Google Places Drops Reviews from Other Sites

A very big announcement was made yesterday when Google announced that it no longer uses reviews from other sites on a business’ Google Places page. Google posted on their blog that “…review snippets from other web sources have now been removed from Place pages.” Read more about this change to Google Place pages. Google now only utilizes the reviews entered directly into Google (either HotPot or Google Places) to calculate the star ratings that appear in the search results.

Google Places Results in Search

At this time, Google is still providing links to the other review sites along with the number of reviews posted there in the search results listing as well as at the bottom of the Google Places page. Will Google eventually stop providing this information in the future? I wouldn’t be surprised if they find the links are not heavily used.

One reason that I believe Google stopped posting other sites’ reviews and using their scores in their star ratings is the varied level of quality of information. I’ve been in multiple discussions with folks from Google about the questionable quality and accuracy of some of the review information they were utilizing without any ability to attempt to score or filter it for abuse or spam. Whatever policy the review site had became a de facto policy for Google, and let’s face it, certain review sites have what many would consider questionable practices. A review site that allows a business to remove negative comments and reviews quite easily because they pay a membership fee does not promote or deliver a true picture of consumers’ feelings about the business.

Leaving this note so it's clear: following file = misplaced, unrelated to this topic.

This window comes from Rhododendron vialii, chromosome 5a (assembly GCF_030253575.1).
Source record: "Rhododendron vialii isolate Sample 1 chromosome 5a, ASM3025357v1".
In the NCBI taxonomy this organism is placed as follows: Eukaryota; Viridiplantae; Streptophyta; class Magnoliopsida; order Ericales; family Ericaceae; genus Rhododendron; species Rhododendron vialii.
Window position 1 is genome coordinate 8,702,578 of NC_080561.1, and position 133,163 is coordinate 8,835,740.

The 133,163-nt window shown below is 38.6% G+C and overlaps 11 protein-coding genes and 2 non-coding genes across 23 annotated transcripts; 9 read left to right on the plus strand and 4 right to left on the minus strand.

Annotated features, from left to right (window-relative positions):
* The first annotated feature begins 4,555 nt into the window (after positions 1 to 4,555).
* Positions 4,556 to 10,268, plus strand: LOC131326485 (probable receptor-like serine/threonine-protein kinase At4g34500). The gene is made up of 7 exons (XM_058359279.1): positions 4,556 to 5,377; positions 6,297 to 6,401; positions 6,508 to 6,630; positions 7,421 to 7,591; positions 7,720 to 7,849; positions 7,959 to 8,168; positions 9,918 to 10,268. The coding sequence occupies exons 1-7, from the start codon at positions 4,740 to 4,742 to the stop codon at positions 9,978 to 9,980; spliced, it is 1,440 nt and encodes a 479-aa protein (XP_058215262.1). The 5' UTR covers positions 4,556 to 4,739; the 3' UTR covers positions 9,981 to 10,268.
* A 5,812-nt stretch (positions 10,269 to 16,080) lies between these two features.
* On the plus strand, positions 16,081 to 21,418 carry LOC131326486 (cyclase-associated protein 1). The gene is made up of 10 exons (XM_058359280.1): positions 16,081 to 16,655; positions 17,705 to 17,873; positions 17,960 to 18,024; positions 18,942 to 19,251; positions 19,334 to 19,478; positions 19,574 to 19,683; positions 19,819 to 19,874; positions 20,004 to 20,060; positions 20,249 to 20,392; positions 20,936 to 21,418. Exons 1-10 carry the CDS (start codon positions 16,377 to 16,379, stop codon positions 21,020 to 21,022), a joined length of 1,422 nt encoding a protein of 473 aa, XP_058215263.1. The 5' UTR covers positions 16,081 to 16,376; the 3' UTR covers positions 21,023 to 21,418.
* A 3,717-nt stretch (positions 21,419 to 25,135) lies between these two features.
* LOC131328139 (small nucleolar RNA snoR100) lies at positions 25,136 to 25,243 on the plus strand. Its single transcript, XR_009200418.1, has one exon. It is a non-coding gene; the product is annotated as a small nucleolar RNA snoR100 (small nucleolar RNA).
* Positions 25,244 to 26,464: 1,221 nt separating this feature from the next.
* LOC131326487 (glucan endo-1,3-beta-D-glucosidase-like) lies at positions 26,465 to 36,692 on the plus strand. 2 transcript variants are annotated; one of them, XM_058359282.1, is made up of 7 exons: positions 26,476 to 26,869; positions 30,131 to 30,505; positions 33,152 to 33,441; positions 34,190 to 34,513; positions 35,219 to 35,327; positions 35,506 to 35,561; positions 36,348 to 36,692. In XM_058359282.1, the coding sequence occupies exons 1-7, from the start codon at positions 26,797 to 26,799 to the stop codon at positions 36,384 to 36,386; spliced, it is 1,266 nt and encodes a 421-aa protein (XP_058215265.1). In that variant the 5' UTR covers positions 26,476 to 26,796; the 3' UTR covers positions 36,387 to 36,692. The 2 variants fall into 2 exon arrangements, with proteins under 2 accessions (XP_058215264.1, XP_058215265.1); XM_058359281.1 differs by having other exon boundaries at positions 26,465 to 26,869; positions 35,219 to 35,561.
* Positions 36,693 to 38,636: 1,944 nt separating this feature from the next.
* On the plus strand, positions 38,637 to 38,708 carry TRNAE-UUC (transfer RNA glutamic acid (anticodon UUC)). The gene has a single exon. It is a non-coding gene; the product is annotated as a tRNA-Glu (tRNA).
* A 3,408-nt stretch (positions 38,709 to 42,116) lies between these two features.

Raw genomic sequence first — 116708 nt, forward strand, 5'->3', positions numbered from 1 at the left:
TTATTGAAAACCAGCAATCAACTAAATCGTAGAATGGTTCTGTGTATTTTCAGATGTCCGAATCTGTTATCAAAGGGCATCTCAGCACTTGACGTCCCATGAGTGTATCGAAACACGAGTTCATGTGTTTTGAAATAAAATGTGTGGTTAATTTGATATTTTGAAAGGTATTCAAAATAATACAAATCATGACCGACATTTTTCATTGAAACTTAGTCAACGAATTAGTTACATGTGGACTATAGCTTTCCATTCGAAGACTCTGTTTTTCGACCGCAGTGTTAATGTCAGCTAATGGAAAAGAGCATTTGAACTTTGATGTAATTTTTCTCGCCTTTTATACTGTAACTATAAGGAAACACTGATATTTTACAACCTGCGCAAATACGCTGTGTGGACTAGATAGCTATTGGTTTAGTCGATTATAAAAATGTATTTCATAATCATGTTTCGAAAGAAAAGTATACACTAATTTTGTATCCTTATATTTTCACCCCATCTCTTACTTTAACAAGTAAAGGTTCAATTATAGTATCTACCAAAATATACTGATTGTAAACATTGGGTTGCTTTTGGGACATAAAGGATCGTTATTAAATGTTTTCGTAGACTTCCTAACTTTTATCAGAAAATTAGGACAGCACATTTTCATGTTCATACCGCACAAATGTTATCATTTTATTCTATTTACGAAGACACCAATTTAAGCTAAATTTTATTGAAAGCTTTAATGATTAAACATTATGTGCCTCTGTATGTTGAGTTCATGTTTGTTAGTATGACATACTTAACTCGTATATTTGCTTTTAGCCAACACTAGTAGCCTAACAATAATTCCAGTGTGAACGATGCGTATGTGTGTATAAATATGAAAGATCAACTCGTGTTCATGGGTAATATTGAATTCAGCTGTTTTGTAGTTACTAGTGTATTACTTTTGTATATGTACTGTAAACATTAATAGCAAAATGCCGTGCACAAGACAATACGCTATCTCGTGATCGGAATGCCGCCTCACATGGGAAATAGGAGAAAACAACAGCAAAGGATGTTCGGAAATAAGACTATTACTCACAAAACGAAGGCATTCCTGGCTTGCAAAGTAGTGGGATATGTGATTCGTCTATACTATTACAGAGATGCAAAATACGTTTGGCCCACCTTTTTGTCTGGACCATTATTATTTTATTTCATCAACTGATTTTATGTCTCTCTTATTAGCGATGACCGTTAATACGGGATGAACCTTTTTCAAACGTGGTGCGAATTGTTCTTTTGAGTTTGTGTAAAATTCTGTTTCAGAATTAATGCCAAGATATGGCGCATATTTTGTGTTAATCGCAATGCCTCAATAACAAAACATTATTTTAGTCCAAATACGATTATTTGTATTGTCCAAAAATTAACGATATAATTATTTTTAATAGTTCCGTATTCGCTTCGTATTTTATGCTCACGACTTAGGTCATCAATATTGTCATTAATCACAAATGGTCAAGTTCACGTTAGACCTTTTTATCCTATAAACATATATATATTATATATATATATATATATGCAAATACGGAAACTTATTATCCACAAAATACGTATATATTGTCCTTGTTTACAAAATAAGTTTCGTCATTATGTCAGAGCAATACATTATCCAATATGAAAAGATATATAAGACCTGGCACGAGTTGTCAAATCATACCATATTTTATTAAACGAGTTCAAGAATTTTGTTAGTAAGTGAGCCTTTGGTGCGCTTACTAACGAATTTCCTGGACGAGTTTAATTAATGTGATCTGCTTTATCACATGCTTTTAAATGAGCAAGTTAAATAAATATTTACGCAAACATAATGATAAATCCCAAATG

When I go to a popular dealer ratings site and see a dealer listing with 170 reviews and 5 star ratings across the board, I cringe as I think most shoppers would. It just comes across as unbelievable and too good to be true. As a shopper, I would look at that and feel that it is cooked results. In order for Google to display accurate information and insure an optimum user experience, an often-stated goal of theirs, they needed to take control of this process to insure accuracy and fair representation. The only way for them to do this was to control or oversee the entire process. In the end, I think this move will be good for the user, good for Google and good for the dealer.

In my next blog post we’ll look at whether or not this means that car dealers should only focus on managing their Google Places reputation.